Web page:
I would like to acknowledge my indebtedness to a man—a man with a mission to which he devoted himself in thought and in action throughout his working hours—an indebtedness which can now be repaid only by increased efforts in support of the principles for which he stood.
I did not know Ed Turner until he came to the Council on Medical Education and Hospitals. The breadth of his understanding of people and their needs, his knowledge of and devotion to medical education in its broadest sense, and the untiring and thoughtful application of an active, orderly, and imaginative mind to medicine's many problems, present and future, have been and will continue to be an inspiration to me for which I shall be forever grateful.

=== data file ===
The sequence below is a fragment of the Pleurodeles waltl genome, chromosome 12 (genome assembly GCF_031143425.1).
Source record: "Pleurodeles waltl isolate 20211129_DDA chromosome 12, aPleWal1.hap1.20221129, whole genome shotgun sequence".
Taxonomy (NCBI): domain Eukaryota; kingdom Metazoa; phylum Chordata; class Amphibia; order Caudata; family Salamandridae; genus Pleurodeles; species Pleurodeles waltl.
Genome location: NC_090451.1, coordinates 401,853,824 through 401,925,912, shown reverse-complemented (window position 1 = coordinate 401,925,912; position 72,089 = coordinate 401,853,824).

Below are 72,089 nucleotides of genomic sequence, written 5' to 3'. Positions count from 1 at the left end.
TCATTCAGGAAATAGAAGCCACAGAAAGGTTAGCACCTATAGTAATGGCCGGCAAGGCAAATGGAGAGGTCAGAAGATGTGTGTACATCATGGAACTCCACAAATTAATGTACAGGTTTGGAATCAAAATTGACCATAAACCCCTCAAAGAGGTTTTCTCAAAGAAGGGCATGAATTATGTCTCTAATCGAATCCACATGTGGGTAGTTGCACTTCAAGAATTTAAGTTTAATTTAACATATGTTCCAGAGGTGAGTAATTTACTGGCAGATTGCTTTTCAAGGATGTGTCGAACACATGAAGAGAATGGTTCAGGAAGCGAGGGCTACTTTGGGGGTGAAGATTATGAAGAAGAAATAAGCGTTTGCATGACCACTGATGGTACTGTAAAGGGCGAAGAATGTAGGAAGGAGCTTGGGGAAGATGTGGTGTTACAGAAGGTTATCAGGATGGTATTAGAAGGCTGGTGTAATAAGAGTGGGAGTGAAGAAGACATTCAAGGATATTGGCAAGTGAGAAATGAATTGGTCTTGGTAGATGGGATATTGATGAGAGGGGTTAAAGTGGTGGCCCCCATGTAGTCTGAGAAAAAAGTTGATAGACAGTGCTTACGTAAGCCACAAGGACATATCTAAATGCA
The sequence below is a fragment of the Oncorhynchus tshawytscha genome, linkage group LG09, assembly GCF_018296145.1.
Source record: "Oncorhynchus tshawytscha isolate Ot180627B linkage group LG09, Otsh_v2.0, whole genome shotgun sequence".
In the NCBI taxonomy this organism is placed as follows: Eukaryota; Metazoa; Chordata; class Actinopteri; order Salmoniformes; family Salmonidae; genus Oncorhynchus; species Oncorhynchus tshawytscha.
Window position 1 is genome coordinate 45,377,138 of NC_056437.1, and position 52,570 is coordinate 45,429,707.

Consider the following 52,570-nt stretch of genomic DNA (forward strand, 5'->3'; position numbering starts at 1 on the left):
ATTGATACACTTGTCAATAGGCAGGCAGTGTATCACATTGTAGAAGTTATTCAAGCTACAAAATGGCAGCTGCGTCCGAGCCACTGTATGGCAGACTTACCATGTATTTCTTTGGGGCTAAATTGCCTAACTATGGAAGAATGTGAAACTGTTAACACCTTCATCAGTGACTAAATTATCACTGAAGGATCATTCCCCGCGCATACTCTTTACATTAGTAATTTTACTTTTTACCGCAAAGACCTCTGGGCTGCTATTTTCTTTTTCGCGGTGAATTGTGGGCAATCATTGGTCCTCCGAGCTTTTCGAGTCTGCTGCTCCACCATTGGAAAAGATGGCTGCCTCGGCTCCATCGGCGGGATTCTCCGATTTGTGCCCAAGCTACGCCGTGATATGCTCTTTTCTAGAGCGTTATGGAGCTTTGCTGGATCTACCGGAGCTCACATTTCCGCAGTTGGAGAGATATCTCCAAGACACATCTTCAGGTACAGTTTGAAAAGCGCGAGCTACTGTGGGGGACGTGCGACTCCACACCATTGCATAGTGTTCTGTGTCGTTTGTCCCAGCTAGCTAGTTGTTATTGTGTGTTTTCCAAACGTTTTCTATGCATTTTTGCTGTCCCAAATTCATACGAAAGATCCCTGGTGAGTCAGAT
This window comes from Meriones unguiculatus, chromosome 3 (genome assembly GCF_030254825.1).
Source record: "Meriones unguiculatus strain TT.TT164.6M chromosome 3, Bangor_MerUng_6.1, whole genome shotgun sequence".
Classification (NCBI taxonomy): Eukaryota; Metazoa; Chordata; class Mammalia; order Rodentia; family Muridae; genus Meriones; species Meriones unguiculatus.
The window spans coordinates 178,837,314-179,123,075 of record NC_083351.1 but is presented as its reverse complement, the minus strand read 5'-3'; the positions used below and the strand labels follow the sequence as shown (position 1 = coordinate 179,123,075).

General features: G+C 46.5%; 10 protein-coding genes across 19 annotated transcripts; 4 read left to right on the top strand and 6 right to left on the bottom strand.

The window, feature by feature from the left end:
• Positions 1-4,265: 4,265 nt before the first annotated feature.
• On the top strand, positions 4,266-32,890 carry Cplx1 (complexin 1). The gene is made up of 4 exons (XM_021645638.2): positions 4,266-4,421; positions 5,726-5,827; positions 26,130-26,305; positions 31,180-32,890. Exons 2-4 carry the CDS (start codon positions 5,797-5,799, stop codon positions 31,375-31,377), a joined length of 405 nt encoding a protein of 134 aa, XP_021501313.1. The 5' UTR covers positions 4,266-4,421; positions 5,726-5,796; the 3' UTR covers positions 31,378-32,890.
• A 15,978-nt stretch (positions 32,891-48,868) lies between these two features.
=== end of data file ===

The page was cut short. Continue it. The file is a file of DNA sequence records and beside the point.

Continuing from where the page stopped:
Dr. Vannevar Bush must have had such a man in mind when he described a cultured gentleman: "He is a man who aspires to wisdom, because
McKittrick LS. TRIBUTE TO DR. EDWARD L. TURNER. JAMA. 1960;173(12):1290. doi:10.1001/jama.1960.03020300002002